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Books: Eat, Pray, Love

November 9, 2010 | Books

I read my friend Randi’s copy of Eat, Pray, Love: One Woman’s Search for Everything Across Italy, India and Indonesia by Elizabeth Gilbert this summer in Norway. I’m finally getting back around to it.

I recently wrote this on Cindy La Ferle‘s Facebook page when she was wondering what others thought of the book:

I read it this summer, and I still haven’t figured out what to say about it. In the first section, I had to put it down several times just to catch my breath. She was like a 3-year-old, distracted by every shiny object … I was exhausted. (But I love Italy, and I suppose identical Italian twins might make me breathless too.)

It was very self-indulgent (on her part), but I did take lots of notes of things she said that resonated with me. While I don’t dig meditation, blue lights & dreaming of serpents, I do believe self-examination is essential. It’s just not always easy to go along on someone else’s intimate and very personal journey. I often felt like I was reading a diary that I shouldn’t have been.

I, too, spent a year going through a midlife identity crisis. Not in Italy, India or Indonesia, though. In Iowa. I had the I-place. Just not the book deal, darnit. Or … well … anything else she wrote about, except the parts about figuring out who she is. In the true spirit of her book, which was all about her, this post is all about me. I don’t think Julia Roberts will play me in the movie, though.

Looking back is hard. And painful. But we can never really know who we are today until we know who we were. I feel as though I’ve been putting together a big jigsaw puzzle all my life, but I only had some of the pieces, some of the time. Last year, when my crisis began (that’s a nice way of saying “when the shit hit the fan”), all the rest of the pieces were dumped in my lap. I’ve spent the time since then fitting those pieces into the puzzle.

Here are a couple of passages that resonated with me.

p. 19 I inflicted upon him my every hope for my salvation and happiness. And, yes, I did love him. But if I could think of a stronger word than “desperately” to describe how I loved David, I would use that word here, and desperate love is always the toughest way to do it.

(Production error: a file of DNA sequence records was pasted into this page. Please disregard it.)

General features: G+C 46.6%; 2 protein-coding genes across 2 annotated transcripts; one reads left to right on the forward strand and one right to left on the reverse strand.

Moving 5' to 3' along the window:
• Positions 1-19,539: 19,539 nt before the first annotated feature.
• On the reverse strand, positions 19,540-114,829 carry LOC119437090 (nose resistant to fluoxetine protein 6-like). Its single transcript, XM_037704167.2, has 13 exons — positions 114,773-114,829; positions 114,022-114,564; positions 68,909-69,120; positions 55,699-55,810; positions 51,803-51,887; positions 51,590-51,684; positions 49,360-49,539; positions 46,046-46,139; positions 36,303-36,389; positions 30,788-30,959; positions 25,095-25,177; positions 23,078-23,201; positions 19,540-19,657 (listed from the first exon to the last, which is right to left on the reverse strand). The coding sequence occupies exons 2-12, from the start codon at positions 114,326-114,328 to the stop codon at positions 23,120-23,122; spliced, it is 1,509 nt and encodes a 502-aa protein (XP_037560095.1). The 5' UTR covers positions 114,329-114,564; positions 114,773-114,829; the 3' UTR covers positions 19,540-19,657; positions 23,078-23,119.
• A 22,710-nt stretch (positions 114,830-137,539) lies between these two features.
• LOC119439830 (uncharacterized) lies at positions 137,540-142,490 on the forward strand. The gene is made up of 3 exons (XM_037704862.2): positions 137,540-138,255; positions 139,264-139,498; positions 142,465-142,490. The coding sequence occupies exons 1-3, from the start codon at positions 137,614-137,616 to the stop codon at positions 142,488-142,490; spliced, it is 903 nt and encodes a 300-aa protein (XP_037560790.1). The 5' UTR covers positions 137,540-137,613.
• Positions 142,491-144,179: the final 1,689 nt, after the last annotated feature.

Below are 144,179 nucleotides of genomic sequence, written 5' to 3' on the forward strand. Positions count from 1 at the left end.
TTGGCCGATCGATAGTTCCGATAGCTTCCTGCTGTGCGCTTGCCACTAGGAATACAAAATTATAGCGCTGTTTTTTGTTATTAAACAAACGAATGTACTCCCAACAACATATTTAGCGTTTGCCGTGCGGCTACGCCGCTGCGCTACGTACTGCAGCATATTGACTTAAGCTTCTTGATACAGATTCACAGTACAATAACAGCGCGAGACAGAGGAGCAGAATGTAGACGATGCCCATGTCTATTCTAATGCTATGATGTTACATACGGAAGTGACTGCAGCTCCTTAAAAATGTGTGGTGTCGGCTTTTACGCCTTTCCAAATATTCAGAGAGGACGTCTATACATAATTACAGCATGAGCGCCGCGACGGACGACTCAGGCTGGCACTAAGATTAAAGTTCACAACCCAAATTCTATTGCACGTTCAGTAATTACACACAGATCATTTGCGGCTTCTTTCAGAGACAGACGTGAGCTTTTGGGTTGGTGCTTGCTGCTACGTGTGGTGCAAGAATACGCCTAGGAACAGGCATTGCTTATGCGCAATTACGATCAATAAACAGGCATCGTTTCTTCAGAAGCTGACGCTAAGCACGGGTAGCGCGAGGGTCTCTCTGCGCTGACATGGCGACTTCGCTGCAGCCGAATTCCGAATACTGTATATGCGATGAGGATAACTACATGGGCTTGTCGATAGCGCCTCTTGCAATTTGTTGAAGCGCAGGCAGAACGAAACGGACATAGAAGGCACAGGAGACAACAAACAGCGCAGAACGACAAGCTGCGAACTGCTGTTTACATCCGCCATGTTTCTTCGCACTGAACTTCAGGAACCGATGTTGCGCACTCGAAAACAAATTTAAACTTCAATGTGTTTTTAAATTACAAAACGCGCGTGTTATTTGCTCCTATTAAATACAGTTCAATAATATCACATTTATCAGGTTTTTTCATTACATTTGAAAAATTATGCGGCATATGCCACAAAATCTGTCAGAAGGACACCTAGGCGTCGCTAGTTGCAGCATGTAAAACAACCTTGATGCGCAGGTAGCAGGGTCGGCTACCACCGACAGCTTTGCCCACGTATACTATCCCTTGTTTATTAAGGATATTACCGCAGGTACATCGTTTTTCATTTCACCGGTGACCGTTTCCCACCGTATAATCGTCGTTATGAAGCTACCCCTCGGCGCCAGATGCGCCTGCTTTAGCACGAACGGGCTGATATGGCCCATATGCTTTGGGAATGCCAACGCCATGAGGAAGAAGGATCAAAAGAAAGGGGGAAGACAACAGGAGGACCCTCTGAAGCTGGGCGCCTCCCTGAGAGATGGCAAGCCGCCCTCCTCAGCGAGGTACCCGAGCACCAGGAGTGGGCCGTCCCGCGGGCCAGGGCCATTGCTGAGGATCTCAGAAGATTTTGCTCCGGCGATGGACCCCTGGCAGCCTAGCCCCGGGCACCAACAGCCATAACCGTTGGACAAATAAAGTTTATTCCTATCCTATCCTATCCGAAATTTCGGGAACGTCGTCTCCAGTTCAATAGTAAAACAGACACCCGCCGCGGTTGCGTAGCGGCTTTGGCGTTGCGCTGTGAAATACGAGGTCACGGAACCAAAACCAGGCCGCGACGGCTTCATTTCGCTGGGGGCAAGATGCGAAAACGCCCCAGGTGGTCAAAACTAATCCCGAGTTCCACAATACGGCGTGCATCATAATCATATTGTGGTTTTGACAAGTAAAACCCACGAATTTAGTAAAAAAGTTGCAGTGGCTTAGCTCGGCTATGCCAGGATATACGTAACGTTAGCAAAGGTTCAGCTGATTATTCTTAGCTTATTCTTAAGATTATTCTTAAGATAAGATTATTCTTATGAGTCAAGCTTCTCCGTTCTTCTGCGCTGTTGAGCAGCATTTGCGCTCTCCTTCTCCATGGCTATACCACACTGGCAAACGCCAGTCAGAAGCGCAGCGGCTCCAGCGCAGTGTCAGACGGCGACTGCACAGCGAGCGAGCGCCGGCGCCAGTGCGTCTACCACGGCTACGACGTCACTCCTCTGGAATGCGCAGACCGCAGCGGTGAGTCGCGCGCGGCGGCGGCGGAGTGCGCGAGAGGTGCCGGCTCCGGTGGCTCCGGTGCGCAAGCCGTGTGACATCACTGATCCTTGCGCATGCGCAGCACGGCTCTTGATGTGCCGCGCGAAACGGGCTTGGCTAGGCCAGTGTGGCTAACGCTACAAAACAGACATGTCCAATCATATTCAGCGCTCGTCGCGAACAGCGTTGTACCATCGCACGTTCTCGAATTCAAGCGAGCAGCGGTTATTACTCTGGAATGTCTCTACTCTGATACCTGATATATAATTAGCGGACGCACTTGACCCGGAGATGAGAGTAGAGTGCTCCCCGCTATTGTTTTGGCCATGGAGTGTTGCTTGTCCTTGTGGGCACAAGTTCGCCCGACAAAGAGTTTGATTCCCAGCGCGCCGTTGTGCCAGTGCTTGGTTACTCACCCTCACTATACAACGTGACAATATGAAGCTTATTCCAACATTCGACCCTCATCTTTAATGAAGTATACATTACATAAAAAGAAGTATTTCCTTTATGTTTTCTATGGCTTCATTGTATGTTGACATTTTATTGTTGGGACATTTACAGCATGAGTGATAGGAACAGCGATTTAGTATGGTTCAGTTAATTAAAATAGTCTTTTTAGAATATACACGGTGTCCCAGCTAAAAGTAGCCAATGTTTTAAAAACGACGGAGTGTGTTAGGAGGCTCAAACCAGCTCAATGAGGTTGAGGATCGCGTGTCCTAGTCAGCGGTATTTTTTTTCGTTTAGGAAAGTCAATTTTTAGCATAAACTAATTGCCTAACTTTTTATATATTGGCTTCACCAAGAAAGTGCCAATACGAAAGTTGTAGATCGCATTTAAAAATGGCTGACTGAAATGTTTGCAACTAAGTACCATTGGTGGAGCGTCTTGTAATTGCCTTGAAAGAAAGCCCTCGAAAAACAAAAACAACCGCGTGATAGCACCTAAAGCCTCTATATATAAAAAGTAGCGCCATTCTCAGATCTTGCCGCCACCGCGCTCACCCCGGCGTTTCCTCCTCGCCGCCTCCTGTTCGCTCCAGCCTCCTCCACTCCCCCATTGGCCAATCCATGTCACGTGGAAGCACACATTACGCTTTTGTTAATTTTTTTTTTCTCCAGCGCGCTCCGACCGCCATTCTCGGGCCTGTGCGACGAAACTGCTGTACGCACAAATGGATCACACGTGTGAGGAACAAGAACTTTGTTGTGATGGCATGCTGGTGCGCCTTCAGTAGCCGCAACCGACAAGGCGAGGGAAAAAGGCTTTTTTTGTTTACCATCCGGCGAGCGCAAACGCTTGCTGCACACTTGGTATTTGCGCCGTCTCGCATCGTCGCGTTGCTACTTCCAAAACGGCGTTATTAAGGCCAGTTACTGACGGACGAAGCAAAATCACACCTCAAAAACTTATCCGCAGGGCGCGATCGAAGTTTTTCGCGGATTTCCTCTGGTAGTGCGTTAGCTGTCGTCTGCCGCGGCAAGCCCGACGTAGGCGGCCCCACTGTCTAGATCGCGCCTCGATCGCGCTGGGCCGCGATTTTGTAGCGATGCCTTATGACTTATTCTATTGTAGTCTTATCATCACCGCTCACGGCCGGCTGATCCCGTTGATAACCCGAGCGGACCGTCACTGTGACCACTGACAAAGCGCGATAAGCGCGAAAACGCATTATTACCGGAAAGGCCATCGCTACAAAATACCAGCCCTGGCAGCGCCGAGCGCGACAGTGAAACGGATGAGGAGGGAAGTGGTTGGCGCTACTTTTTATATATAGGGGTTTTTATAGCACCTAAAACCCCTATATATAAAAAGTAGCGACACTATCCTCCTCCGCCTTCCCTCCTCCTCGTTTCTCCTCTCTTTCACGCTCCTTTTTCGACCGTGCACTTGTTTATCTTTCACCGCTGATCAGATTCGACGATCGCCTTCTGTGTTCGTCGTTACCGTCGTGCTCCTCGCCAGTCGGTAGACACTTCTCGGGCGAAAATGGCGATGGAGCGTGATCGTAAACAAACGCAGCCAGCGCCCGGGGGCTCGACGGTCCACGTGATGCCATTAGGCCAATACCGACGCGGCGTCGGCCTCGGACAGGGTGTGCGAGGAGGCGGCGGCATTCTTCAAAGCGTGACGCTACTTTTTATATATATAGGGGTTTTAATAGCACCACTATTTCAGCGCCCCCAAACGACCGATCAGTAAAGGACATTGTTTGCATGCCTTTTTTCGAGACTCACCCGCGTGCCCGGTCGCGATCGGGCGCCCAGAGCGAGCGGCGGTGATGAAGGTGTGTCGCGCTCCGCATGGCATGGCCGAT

p. 68 But I disappear into the person I love. I am the permeable membrane. If I love you, you can have everything. You can have my time, my devotion, my ass, my money, my family, my dog, my dog’s money, my dog’s time — everything. If I love you, I will carry for you all your pain, I will assume for you all your debts (in every definition of the word), I will protect you from your own insecurity, I will project upon you all sorts of good qualities that you have never actually cultivated in yourself and I will buy Christmas presents for your entire family. I will give you the sun and the rain, and if they are not available, I will give you a sun check and a rain check. I will give you all this and more, until I get so exhausted and depleted that the only way I can recover my energy is by becoming infatuated with someone else.

The specifics may not be the same, but I get the whole “desperate” thing. Someone told me once, “You need me more than I need you.” Ouch. Damn, that hurt! Then it made me angry. But you know what? It was true. Not only that, but I realize I’ve needed everyone in my life more than they ever needed me. Oh, yes. I’ve turned myself inside-out for people. Then I’d hit a rough spot and needed a shoulder or a hand. I’d look around and … nobody was there. I hadn’t seen that clearly until recently. So, yeah. I get it.

The whole crisis killed that desperate part of me. OK, it’s not really dead, but it’s been rendered comatose. Because I’ve also realized I am completely and utterly alone. I know that now. And every time I’ve felt that way throughout my life has come flooding back to me. It’s been a really hard fucking year. But I’m getting ready to pull the plug, to take it off life support. Because really? It’s been sucking the life out of me. She’s right. Desperation is the hardest way to do it. And I need to learn to be OK with Just Me.

My track record sucks, but the puzzling I’ve done over the last year has helped me figure out why. The even harder part now will be to figure out how to change that.

Elizabeth Gilbert’s journey was deeply personal (some might say selfish). I was on a similar journey, though, and her words helped me.